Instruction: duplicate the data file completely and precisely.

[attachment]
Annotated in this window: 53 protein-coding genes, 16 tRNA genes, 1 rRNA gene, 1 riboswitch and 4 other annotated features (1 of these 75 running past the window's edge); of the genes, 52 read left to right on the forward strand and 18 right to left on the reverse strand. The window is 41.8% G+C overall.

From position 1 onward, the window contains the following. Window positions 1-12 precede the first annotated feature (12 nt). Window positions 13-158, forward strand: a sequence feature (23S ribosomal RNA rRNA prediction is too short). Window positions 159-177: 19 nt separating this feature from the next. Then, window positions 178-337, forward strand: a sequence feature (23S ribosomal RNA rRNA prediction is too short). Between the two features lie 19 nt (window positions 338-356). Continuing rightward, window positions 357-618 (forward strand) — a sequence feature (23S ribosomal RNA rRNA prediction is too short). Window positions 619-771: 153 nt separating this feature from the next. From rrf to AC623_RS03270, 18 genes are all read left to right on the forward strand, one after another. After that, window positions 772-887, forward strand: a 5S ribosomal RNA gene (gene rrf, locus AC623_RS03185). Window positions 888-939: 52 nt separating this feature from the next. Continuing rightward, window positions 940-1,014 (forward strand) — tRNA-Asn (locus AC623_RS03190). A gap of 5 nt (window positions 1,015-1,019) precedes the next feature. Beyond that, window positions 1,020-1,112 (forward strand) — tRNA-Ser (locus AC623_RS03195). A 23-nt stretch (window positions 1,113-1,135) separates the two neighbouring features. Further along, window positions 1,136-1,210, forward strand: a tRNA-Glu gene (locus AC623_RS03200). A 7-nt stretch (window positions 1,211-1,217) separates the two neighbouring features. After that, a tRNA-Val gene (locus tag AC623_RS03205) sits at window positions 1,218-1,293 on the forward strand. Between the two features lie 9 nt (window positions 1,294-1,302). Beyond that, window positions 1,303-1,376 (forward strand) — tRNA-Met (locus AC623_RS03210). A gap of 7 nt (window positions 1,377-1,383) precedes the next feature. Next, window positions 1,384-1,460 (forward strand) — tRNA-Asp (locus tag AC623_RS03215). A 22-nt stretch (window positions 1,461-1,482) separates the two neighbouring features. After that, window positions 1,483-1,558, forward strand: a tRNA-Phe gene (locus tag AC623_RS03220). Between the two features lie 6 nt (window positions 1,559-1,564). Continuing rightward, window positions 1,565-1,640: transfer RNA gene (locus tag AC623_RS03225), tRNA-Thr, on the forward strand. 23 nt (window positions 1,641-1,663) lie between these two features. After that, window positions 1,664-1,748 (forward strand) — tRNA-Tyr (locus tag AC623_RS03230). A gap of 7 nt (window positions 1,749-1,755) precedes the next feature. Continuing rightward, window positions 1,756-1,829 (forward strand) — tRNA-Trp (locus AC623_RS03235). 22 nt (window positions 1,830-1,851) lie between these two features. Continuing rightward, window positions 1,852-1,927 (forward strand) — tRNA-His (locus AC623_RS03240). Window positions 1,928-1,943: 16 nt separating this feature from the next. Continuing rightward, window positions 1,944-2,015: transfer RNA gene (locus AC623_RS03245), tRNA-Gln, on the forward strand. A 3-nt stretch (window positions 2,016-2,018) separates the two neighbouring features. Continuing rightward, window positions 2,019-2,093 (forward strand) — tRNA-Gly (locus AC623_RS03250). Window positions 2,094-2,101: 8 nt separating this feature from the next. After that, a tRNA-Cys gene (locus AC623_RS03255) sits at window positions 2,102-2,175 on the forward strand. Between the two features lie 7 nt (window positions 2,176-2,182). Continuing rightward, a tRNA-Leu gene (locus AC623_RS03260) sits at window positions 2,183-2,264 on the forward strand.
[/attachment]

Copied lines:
Annotated in this window: 53 protein-coding genes, 16 tRNA genes, 1 rRNA gene, 1 riboswitch and 4 other annotated features (1 of these 75 running past the window's edge); of the genes, 52 read left to right on the forward strand and 18 right to left on the reverse strand. The window is 41.8% G+C overall.

From position 1 onward, the window contains the following. Window positions 1-12 precede the first annotated feature (12 nt). Window positions 13-158, forward strand: a sequence feature (23S ribosomal RNA rRNA prediction is too short). Window positions 159-177: 19 nt separating this feature from the next. Then, window positions 178-337, forward strand: a sequence feature (23S ribosomal RNA rRNA prediction is too short). Between the two features lie 19 nt (window positions 338-356). Continuing rightward, window positions 357-618 (forward strand) — a sequence feature (23S ribosomal RNA rRNA prediction is too short). Window positions 619-771: 153 nt separating this feature from the next. From rrf to AC623_RS03270, 18 genes are all read left to right on the forward strand, one after another. After that, window positions 772-887, forward strand: a 5S ribosomal RNA gene (gene rrf, locus AC623_RS03185). Window positions 888-939: 52 nt separating this feature from the next. Continuing rightward, window positions 940-1,014 (forward strand) — tRNA-Asn (locus AC623_RS03190). A gap of 5 nt (window positions 1,015-1,019) precedes the next feature. Beyond that, window positions 1,020-1,112 (forward strand) — tRNA-Ser (locus AC623_RS03195). A 23-nt stretch (window positions 1,113-1,135) separates the two neighbouring features. Further along, window positions 1,136-1,210, forward strand: a tRNA-Glu gene (locus AC623_RS03200). A 7-nt stretch (window positions 1,211-1,217) separates the two neighbouring features. After that, a tRNA-Val gene (locus tag AC623_RS03205) sits at window positions 1,218-1,293 on the forward strand. Between the two features lie 9 nt (window positions 1,294-1,302). Beyond that, window positions 1,303-1,376 (forward strand) — tRNA-Met (locus AC623_RS03210). A gap of 7 nt (window positions 1,377-1,383) precedes the next feature. Next, window positions 1,384-1,460 (forward strand) — tRNA-Asp (locus tag AC623_RS03215). A 22-nt stretch (window positions 1,461-1,482) separates the two neighbouring features. After that, window positions 1,483-1,558, forward strand: a tRNA-Phe gene (locus tag AC623_RS03220). Between the two features lie 6 nt (window positions 1,559-1,564). Continuing rightward, window positions 1,565-1,640: transfer RNA gene (locus tag AC623_RS03225), tRNA-Thr, on the forward strand. 23 nt (window positions 1,641-1,663) lie between these two features. After that, window positions 1,664-1,748 (forward strand) — tRNA-Tyr (locus tag AC623_RS03230). A gap of 7 nt (window positions 1,749-1,755) precedes the next feature. Continuing rightward, window positions 1,756-1,829 (forward strand) — tRNA-Trp (locus AC623_RS03235). 22 nt (window positions 1,830-1,851) lie between these two features. Continuing rightward, window positions 1,852-1,927 (forward strand) — tRNA-His (locus AC623_RS03240). Window positions 1,928-1,943: 16 nt separating this feature from the next. Continuing rightward, window positions 1,944-2,015: transfer RNA gene (locus AC623_RS03245), tRNA-Gln, on the forward strand. A 3-nt stretch (window positions 2,016-2,018) separates the two neighbouring features. Continuing rightward, window positions 2,019-2,093 (forward strand) — tRNA-Gly (locus AC623_RS03250). Window positions 2,094-2,101: 8 nt separating this feature from the next. After that, a tRNA-Cys gene (locus AC623_RS03255) sits at window positions 2,102-2,175 on the forward strand. Between the two features lie 7 nt (window positions 2,176-2,182). Continuing rightward, a tRNA-Leu gene (locus AC623_RS03260) sits at window positions 2,183-2,264 on the forward strand.